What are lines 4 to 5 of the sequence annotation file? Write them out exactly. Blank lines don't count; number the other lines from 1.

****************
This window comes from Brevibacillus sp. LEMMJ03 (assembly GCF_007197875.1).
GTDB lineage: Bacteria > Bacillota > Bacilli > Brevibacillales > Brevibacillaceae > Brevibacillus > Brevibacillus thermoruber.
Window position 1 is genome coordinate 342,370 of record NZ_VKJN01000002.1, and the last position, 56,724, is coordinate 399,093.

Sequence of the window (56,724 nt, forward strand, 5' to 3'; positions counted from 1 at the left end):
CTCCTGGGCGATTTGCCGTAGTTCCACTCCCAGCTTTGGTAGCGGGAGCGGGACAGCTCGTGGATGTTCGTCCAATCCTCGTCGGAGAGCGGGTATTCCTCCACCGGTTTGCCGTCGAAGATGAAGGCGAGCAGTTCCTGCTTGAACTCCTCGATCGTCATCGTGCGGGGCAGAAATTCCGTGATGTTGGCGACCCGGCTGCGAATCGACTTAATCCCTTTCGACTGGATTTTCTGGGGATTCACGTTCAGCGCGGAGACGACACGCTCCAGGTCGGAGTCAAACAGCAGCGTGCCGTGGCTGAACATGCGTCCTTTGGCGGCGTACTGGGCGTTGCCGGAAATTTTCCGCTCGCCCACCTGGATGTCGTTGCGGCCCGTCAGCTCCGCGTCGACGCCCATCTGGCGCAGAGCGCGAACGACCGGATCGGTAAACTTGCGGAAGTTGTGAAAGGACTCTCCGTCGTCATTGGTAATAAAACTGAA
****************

Sequence of the window (56,724 nt, forward strand, 5' to 3'; positions counted from 1 at the left end):
CTCCTGGGCGATTTGCCGTAGTTCCACTCCCAGCTTTGGTAGCGGGAGCGGGACAGCTCGTGGATGTTCGTCCAATCCTCGTCGGAGAGCGGGTATTCCTCCACCGGTTTGCCGTCGAAGATGAAGGCGAGCAGTTCCTGCTTGAACTCCTCGATCGTCATCGTGCGGGGCAGAAATTCCGTGATGTTGGCGACCCGGCTGCGAATCGACTTAATCCCTTTCGACTGGATTTTCTGGGGATTCACGTTCAGCGCGGAGACGACACGCTCCAGGTCGGAGTCAAACAGCAGCGTGCCGTGGCTGAACATGCGTCCTTTGGCGGCGTACTGGGCGTTGCCGGAAATTTTCCGCTCGCCCACCTGGATGTCGTTGCGGCCCGTCAGCTCCGCGTCGACGCCCATCTGGCGCAGAGCGCGAACGACCGGATCGGTAAACTTGCGGAAGTTGTGAAAGGACTCTCCGTCGTCATTGGTAATAAAACTGAA